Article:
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Word wheel


Write a program to solve the word-wheel puzzle.

Multiple levels of iteration and nested indexes

Test whether a word can be composed from a grid by examining the difference of their letter counts.

Minimize the number of tests by making a matrix of all the results, then indexing into it.

Compose iterated functions to iterate through the lists of indexes.

Use simple syntactic substitution to parallelize the key computation.

Six code lines for Part 1; twelve for Part 2
No loops, no counters, no control structures.

Find all the words containing K that can be composed from the letters in the grid:

Write programs to

  1. Solve a grid: find all the words that can be composed from it that contain its middle letter
  2. Find the grids with the longest solutions that include a 9-letter word

from Rosetta Code.1

Get a vocabulary

Dictionaries and vocabularies

To avoid confusion between dictionary as a q data structure, and as a list of words, we refer here to the latter as a vocabulary.

Reading the vocabulary is straightforward enough, but we discover words we do not want.

q)show vocab:"\n"vs .Q.hg ""

We want only words with 3-9 letters composed of the letters a-z. (We see the vocabulary is already in lower case.)

Sometimes we display lists of strings as symbols just to save space

q).Q.A in raze vocab          / any upper-case letters here?
q)ce:count each
q)`$v39:{x where(ce x)within 3 9}{x where all each x in .Q.a}vocab

q)count v39

List v39 is all the words we might find from a word wheel.

Match on the mid letter

The example grid is "ndeokgelw". Its mid letter is k, so only words containing k are candidates.

q)grid 4
q)show c:v39 where grid[4]in'v39

Test composable

A simple test for whether a word w can be composed from a grid g is to examine the difference of their letter counts.

q)lc:ce group@
q)lc grid
n| 1
d| 1
e| 2
o| 1
k| 1
g| 1
l| 1
w| 1
q)(lc grid)-lc "alaska"
n| 1
d| 1
e| 2
o| 1
k| 0
g| 1
l| 0
w| 1
a| -3
s| -1

The negative numbers in the difference show "alaska" cannot be composed from "ndeokgelw". The complete test:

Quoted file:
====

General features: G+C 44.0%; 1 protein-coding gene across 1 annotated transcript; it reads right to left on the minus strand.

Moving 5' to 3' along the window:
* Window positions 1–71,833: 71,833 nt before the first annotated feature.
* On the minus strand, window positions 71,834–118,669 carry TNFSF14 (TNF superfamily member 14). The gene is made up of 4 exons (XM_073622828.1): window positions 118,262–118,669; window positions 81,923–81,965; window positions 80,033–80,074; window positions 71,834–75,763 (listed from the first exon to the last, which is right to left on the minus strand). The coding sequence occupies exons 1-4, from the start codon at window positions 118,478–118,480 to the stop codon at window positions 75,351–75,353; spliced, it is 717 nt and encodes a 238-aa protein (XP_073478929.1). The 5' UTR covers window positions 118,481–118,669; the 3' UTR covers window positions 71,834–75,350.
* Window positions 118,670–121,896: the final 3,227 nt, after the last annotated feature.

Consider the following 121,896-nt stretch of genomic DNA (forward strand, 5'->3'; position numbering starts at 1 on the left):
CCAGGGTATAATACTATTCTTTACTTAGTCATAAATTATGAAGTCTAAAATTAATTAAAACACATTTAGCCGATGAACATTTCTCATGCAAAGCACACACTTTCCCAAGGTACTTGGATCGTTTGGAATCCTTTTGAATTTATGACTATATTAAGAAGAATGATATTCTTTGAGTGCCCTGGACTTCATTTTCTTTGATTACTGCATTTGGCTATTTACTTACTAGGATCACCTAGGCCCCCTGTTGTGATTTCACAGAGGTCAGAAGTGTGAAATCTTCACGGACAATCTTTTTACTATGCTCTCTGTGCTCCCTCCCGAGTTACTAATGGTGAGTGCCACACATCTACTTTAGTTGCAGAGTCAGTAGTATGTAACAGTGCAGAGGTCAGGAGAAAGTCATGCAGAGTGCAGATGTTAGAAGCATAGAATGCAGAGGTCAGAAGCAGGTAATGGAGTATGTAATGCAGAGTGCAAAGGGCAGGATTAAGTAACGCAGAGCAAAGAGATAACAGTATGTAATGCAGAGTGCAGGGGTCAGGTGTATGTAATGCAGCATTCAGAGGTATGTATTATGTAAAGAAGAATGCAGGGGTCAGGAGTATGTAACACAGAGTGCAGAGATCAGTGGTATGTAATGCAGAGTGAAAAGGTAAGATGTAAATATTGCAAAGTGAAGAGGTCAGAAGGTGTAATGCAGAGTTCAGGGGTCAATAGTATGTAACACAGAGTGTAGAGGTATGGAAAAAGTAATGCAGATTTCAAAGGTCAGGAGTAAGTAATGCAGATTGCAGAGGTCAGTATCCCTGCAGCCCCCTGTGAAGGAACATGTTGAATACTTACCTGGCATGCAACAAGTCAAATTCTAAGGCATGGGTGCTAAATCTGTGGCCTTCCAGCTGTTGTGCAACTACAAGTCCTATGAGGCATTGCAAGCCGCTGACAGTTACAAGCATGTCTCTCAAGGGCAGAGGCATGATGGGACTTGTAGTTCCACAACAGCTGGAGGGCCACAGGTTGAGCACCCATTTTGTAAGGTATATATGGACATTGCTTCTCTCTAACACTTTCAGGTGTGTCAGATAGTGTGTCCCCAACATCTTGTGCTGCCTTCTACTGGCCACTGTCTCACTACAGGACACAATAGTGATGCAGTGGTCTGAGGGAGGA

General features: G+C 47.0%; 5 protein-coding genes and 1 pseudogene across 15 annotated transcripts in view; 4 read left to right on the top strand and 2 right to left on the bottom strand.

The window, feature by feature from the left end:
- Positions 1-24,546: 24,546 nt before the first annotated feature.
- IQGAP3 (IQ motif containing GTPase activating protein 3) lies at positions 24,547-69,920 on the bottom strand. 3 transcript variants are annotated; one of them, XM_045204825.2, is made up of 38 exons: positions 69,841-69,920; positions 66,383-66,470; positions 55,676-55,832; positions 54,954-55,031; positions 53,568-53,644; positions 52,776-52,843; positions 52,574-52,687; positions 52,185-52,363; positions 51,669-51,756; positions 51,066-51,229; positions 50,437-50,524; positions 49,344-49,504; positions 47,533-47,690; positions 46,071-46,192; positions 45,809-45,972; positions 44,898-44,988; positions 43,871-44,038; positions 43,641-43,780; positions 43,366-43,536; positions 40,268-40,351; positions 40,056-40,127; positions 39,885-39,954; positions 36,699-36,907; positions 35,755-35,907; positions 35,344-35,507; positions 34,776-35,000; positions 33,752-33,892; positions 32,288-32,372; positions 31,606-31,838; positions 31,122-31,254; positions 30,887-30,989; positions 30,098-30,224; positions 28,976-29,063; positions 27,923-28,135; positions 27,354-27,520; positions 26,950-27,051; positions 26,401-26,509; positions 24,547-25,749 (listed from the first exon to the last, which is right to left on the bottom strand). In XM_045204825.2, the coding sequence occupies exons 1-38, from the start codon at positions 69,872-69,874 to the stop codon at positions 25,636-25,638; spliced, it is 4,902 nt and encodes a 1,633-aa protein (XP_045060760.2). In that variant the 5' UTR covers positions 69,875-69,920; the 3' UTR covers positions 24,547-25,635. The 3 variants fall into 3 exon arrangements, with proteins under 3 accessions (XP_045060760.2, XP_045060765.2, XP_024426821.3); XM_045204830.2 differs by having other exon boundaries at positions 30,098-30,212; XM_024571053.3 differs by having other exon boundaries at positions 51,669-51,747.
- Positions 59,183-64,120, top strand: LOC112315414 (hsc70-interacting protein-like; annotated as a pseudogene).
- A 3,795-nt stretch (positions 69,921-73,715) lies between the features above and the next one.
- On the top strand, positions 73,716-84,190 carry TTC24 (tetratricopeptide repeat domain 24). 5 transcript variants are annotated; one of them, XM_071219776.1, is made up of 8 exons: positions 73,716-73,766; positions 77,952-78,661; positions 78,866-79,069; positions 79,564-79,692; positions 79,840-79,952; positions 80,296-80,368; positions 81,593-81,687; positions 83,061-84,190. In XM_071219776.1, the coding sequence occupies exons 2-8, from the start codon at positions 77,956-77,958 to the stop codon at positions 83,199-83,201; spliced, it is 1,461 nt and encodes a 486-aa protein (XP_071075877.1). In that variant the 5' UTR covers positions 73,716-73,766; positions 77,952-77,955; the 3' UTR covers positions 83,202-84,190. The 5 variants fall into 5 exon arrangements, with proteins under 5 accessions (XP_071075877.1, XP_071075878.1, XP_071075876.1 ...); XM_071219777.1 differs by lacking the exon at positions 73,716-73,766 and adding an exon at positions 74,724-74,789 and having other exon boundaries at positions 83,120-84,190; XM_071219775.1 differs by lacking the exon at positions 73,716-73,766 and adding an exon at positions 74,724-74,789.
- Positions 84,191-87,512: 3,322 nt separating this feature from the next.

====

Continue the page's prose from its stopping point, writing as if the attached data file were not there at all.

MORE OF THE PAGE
q)all 0<=(lc grid)-lc "alaska"

Test all the candidates

Subtract is not atomic in the domain of dictionaries, so we use Each Right to subtract from the grid letter count the letter count of each candidate.

q)c where all each 0<=(lc grid)-/:lc each c

Putting that all together:

ce:count each
lc:ce group@
vocab:"\n"vs .Q.hg ""
v39:{x where(ce x)within 3 9}{x where all each x in .Q.a}vocab

  i:where(g 4)in'v;
  v i where all each 0<=(lc g)-/:lc each v i }[;v39]
q)solve "ndeokgelw"

Find the best wheel

The solve function makes possible a naïve solution to the second question: which grids have the longest solutions – i.e. the most words composable from them?

Every grid with a 9-letter word in its solution is a permutation of that word. But only the middle letter determines which candidate words need testing against the grid, so nine rotations exhaust the possibilities.

q)count grids:distinct raze(til 9)rotate\:/:v where(ce v)=9

Now we just need the length of their solutions and it will be easy to bust out the winners.

  grids:distinct raze(til 9)rotate\:/:v where(ce v)=9;
  wc:(count solve@)each grids;
  grids where wc=max wc }

While we are waiting for the solutions to over 27,000 grids we have ample time to reflect on what is being done.

Each call to solve finds the vocabulary words that contain the grid’s middle letters. Yet there are only 26 possible middle letters; only 26 of these searches are necessary. We could make a dictionary: the letters a-z keyed to the indexes of words that contain them.

q)`$v39 iaz:(.Q.a)!where each .Q.a in'\:v39
a| `aaa`aaas`aarhus`aaron`aau`aba`ababa`aback`abacus`abalone`abandon`abase`ab..
b| `aba`ababa`aback`abacus`abalone`abandon`abase`abash`abate`abater`abbas`abb..
c| `aback`abacus`abc`abdicate`abduct`abeyance`abject`abreact`abscess`abscissa..

Further reflection shows us bust is performing the letter-count subtraction for each of 27,000+ grids. But rotation makes no difference to the letter count of the grid. There are only 3,088 distinct letter counts for the 27,000+ grids. And each word in the dictionary need be tested only once against each of the 3,088 9-letter words.

An efficient solution

Start again by listing the indexes of all the words that can be composed from each grid word.

vlc:lc each v39                           / letter counts of vocabulary words
ig:where(ce v39)=9                        / find grids (9-letter words)